At the same time, we have to address the issue of the social and economic development of our continent with the same sense of urgency. We have to move with a great sense of purpose towards the eradication of poverty and underdevelopment in Africa. In this context, we have to ensure that we meet the objectives we set ourselves in NEPAD, the New Partnership for Africa's Development, especially by ensuring the effective functioning of our Regional Economic Communities.

Our peoples throughout the continent have responded most positively to the institutional initiatives we have taken to expedite the process of the political and economic integration of Africa. They are keenly interested to participate in making their own contribution to the realisation of this goal. The Pan-African Parliament provided for by the Constitutive Act will be an important institution to help us achieve this objective.

The unfortunate reality however is that not enough of us have, as yet, ratified the Protocol that will enable us to establish this Parliament.

Again, I would like to appeal to all Member States to ensure that we correct this failing, so that by the time of the Maputo Assembly, we are able to constitute the Pan-African parliament.

Currently, the whole world is seized with the challenge of contributing to the effort to ensure that war does not break out over the issue of Iraq. The African representatives on the United Nations Security Council have the task effectively to present Africa's views on this important matter of life and death for many.

We have to ensure that we function in a manner that brings the collective weight of the continent to bear on this and other global challenges. This requires that all of us, individually and collectively, should rely on our Union as our cohesive and leading instrument as we play our role in the effort to ensure the emergence of a just and equitable world order.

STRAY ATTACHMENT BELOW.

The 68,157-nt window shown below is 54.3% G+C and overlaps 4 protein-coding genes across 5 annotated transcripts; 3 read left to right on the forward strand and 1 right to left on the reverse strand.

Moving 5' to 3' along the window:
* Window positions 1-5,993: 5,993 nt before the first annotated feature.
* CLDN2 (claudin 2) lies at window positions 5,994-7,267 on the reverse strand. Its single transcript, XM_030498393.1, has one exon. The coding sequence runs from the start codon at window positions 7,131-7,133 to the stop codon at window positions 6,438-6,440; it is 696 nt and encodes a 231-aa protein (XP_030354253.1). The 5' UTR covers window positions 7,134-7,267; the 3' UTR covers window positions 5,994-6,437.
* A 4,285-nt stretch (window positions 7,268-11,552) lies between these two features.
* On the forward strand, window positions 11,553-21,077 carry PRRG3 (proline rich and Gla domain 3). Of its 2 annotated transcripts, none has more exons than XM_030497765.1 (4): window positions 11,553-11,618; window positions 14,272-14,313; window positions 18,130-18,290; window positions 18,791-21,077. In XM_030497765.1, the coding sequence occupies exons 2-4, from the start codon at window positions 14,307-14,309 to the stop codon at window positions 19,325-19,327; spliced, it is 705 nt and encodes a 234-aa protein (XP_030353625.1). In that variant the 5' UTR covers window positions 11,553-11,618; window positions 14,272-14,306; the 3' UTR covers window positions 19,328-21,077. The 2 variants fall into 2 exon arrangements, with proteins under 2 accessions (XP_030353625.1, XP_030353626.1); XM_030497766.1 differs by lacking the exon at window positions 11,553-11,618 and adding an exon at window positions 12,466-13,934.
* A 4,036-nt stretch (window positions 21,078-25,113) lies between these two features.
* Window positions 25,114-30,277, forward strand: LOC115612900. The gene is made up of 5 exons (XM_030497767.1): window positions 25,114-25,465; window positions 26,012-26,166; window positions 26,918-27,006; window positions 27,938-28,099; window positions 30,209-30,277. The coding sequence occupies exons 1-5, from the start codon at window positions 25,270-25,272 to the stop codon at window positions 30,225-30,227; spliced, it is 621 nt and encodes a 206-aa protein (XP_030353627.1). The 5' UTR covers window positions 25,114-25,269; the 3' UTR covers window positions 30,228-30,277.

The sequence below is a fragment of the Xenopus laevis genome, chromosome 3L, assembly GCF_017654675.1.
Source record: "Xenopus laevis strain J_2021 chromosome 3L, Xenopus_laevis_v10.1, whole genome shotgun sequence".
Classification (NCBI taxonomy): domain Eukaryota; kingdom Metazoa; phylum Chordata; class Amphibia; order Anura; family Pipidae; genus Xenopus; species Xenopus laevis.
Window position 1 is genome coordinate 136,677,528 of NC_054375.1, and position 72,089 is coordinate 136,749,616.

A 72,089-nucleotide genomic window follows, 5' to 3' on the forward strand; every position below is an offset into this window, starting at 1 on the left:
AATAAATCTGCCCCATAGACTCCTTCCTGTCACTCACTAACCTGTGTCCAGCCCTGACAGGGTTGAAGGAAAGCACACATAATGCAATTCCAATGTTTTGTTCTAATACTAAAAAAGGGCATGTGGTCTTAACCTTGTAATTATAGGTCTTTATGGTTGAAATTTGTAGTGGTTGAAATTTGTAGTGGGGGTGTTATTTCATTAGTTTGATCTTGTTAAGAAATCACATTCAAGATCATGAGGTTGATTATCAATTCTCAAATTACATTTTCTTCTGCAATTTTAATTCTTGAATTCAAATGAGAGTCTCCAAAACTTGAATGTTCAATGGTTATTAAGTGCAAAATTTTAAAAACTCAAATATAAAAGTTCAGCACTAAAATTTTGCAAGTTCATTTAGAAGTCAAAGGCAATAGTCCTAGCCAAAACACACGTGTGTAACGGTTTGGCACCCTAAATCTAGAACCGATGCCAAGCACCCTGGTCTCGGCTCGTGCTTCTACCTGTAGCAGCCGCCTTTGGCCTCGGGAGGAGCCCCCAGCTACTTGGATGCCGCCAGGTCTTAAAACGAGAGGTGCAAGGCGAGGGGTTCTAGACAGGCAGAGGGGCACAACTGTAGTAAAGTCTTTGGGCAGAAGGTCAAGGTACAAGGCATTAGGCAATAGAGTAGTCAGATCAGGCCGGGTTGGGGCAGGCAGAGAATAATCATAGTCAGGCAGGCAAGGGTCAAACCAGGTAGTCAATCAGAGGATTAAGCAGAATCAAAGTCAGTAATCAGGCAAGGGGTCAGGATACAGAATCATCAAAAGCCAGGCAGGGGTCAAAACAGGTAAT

Unfortunately, we have just failed to secure the necessary support for the candidate we put forward for the post of Director General of the World Health Organisation, the Prime Minister of Mozambique, Dr Pascoal Mocumbi.

In good measure, this failure was due to our inability to act in unity, despite the decision taken by our Executive Council to support and present Prime Minister Mocumbi as the sole African candidate.

We mention this matter, Your Excellencies, to point to the need emphasised by the Inaugural Assembly of the Union to ensure that our Union works effectively to unite us in promotion of our common goals, the matter that has brought us together to our Headquarters.

I would also like to take this opportunity to thank the members of our Central Organ for the Management, Prevention and Resolution of Conflicts on our continent for agreeing to stay on after the Assembly to consider various conflict situations confronting our continent. A request has also been made that the Central Organ should consider the question of Iraq to empower the African representatives on the Security Council to carry out their work correctly.

The expectations of the masses of our people for democracy, peace, development and prosperity have been enhanced. They are convinced that the conditions exist for their continent to achieve significant and sustained advances on all these matters. The decisions we take today will have to live up to these expectations. I am certain that this we will do.

Thank you.